FIB under MONUSCO’s mission could affect the ability to negotiate peace deals
with the militias and risks deepening conflicts. This concern is also shared
with NGOs and humanitarian aid workers that create a series of more conflicted
issues including human rights of Congolese people. There are also reported
issues in sexual harassment arising due to the extensive power of FIB
peacekeepers that gave them the capability to abuse it.


Thus, traditional peacekeeping operation was mandated to
support on a voluntary basis, the disarmament, demobilization, reintegration,
resettlement, and repatriation of foreign armed groups. Furthermore, its mission
was geared towards supporting the transition and the government of national
unity in DRC (Tull, 2009). A
potential strength of traditional peacekeeping is having less conflict or
issues between two parties, and its principles to have been balanced by the
need to protect civilians and by giving the UN a key role in the extension of
state authority (Karlsrud, 2015). However, the possible
weakness is when it comes down to collective security and peacekeeping as it was
not supposed to interfere in the internal affairs of member states.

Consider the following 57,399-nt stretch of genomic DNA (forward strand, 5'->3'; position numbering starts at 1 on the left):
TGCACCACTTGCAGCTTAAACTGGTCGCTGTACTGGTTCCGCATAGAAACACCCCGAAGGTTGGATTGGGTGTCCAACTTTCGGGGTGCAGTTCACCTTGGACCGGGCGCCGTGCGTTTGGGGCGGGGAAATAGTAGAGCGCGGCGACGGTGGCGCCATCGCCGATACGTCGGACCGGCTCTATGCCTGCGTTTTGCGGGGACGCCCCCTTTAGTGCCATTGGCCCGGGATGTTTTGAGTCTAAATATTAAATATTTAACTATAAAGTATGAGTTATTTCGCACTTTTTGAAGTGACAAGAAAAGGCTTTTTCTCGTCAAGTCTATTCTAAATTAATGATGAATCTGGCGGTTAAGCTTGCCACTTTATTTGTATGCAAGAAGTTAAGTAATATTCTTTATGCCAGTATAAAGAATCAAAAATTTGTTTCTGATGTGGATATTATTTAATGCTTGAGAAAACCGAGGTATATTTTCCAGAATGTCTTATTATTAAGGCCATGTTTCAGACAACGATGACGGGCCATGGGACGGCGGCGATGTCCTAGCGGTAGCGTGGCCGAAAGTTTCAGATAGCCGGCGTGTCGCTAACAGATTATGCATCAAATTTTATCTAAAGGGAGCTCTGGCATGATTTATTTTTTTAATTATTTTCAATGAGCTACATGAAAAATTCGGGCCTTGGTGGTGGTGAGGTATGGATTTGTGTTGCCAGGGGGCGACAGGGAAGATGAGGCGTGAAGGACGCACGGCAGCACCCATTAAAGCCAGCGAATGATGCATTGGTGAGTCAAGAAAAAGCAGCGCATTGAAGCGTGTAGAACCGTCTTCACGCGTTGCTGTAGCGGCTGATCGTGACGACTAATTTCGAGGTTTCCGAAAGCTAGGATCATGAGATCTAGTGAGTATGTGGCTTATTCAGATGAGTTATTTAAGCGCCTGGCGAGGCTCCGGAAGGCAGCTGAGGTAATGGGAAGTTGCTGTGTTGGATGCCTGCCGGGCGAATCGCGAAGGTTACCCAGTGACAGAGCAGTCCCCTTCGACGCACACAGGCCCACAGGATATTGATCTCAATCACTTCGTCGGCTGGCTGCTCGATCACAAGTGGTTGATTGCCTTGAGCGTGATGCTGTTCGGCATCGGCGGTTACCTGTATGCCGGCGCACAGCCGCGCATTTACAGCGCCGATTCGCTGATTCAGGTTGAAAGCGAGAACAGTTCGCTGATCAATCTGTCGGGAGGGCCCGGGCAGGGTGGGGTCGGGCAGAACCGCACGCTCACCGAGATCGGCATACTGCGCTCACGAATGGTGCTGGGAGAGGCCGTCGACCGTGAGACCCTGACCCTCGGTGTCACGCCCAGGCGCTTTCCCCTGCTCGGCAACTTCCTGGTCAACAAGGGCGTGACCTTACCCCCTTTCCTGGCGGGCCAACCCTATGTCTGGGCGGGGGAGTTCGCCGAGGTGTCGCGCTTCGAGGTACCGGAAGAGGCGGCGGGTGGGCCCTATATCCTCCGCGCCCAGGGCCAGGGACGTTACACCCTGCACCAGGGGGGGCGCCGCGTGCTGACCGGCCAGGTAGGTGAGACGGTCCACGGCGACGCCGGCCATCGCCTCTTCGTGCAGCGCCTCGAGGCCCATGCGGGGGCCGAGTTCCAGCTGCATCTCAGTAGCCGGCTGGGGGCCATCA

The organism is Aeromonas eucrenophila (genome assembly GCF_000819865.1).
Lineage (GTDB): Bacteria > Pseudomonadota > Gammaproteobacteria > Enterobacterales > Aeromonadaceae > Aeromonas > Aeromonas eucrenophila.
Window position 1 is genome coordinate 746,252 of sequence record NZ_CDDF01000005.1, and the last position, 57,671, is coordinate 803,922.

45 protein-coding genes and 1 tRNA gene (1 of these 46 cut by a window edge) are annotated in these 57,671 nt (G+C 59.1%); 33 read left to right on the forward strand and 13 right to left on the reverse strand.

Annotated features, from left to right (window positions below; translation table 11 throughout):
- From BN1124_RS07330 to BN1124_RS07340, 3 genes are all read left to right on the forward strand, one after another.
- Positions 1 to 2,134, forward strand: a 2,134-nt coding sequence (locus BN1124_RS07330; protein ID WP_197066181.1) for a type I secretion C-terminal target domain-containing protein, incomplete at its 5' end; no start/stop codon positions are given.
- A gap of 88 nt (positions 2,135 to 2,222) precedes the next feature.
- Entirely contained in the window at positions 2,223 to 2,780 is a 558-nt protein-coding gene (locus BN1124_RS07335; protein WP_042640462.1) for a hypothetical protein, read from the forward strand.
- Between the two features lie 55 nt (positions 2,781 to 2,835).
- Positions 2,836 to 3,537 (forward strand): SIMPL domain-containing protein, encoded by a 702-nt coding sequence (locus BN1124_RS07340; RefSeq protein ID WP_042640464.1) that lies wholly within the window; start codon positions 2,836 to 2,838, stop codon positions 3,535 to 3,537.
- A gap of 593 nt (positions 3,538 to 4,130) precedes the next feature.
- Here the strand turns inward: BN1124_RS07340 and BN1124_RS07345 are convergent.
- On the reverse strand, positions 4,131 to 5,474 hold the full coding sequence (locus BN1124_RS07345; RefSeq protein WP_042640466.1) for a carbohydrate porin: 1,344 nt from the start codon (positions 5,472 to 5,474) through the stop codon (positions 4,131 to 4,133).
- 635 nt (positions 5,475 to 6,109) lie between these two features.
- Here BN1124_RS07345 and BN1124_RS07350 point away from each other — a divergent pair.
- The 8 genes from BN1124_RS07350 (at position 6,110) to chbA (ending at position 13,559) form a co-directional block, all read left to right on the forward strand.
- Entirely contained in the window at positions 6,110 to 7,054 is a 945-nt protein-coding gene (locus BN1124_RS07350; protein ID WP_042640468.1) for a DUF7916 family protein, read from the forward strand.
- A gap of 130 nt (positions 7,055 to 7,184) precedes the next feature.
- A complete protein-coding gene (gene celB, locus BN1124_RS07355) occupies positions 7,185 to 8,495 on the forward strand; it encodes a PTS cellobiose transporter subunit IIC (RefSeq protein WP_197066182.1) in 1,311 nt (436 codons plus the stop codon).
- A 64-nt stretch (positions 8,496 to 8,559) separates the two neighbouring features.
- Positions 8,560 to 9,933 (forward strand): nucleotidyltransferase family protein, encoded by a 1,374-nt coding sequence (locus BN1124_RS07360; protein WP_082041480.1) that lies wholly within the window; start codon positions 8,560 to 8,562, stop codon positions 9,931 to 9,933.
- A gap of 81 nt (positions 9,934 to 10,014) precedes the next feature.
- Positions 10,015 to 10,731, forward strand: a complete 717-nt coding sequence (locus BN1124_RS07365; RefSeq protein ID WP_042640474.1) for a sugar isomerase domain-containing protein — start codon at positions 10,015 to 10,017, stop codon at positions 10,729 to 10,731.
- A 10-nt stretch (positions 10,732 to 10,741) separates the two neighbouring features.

In addition, the shift into peaceful enforcement operation and the
desire to use it as a combat tool is a less fortunate development and needs
careful scrutiny. If DRC will shift to peaceful enforcement operation, they
should carefully consider how their tools and troops are used with due concern
for the long-term consequences.


Peacekeepers are
increasingly tasked with reducing active civil war hostilities, as the UN has
shifted from traditional peacekeeping operations to peace enforcement missions
in DRC but then, in assessing the issues happening in this country peace
enforcement operation of UN is giving more conflict (human rights issue, sexual
harassment and increasing number of killed civilians) than it has before.


Moreover, peace
enforcement violates one of the main principles of UN peacekeeping which is
non-use of force except in self-defense and defense of the mandate. A peace
enforcement operation has three features: it is neither neutral nor consensual,
and it is authorized to wage war to accomplish its political goals. It is more
likely for humanitarian abuse of civilians to increase because of the